Review: A Midwinter’s Wedding by Melanie Cellier

I read A Midwinter’s Wedding by Melanie Cellier to fulfill the “Frog” category of the HB Reading Embrace. I DNF’d at least two, if not three, books to get to this one. We could say that I had to “kiss a few frogs” to find my prince of a book but even I will not go that far with puns. I will say that I’m happy I ended up landing on this one because I was almost to the point where I was going to just read a novelization of The Princess and The Frog and call it good but here we are!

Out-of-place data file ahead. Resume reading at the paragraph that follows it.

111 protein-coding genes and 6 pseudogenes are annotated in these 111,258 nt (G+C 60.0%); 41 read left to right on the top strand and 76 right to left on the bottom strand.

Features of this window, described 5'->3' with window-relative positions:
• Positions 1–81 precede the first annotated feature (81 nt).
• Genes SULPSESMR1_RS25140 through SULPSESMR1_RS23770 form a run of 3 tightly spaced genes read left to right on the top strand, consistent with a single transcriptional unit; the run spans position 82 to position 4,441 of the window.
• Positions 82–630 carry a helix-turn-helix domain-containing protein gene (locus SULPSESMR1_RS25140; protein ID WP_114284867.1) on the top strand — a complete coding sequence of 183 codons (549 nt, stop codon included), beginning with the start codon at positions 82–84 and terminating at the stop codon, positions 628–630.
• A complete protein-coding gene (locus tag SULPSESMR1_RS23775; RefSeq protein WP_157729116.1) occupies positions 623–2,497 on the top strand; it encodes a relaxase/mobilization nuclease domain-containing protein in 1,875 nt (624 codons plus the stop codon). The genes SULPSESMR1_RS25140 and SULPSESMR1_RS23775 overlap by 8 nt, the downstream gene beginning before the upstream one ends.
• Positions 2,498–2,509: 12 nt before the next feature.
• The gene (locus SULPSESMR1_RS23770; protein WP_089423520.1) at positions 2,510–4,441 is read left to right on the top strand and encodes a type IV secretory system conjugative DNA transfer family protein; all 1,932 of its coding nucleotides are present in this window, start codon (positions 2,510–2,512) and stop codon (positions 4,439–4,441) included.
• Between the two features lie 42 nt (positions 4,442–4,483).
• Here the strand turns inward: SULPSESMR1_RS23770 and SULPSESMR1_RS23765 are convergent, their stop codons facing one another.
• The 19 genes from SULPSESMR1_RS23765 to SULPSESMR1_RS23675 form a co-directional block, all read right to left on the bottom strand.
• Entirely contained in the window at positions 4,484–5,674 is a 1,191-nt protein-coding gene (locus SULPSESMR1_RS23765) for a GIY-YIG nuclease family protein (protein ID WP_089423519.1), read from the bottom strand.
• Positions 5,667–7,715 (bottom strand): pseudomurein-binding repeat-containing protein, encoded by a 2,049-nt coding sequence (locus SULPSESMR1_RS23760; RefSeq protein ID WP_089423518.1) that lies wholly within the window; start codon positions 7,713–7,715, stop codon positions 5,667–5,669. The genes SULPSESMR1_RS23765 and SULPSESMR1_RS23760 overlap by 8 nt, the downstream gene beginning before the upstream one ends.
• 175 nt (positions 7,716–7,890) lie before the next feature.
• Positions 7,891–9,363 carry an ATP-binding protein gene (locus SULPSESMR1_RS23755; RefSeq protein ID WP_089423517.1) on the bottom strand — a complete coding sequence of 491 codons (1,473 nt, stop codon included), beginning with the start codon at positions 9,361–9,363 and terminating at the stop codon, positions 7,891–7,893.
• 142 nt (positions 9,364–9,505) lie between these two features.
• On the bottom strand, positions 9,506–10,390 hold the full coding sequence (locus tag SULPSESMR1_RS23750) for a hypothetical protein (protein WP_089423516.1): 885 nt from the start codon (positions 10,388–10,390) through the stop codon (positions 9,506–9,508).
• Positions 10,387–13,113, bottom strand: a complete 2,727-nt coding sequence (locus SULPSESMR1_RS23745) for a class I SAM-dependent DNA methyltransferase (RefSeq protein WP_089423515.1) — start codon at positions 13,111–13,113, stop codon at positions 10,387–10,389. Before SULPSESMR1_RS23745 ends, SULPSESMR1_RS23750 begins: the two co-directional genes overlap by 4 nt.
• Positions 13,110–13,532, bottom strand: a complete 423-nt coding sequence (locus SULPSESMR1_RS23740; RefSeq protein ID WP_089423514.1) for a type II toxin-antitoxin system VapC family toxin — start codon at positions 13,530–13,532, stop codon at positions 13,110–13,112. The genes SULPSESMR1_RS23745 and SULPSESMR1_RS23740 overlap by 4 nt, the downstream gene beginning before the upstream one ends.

For those who may not know the story of the Frog Prince, a Brothers’ Grimm fairytale, I’ll offer a quick rundown. A princess drops a gold ball she is playing with in a pond and a frog tells her that he will retrieve it for her in return for a kiss. She agrees, they kiss, and he transforms back into a handsome prince. In this retelling the princess is one of seven children (oof), Cordelia, who is going to a midwinter wedding between her older brother Rafe and his bride. Before she leaves she is given a gold ball by her younger sister who tells her it is a godmother’s gift and will help their brother find his true love. Cordelia accidentally drops the gold ball into an icy pond and Captain Ferdinand, “Ferdy” to friends, retrieves it for her. He’s a froglike looking man with bulbous eyes and bent knees and at first Cordelia is startled by his appearance. As they spend time together and work to stop an evil plot against the royals they grow closer and Cordelia looks past his appearance and finds that she loves him. Since it’s based on a fairytale I don’t consider it a spoiler to say that she ends up kissing him and he transforms into a handsome prince and they live happily ever after.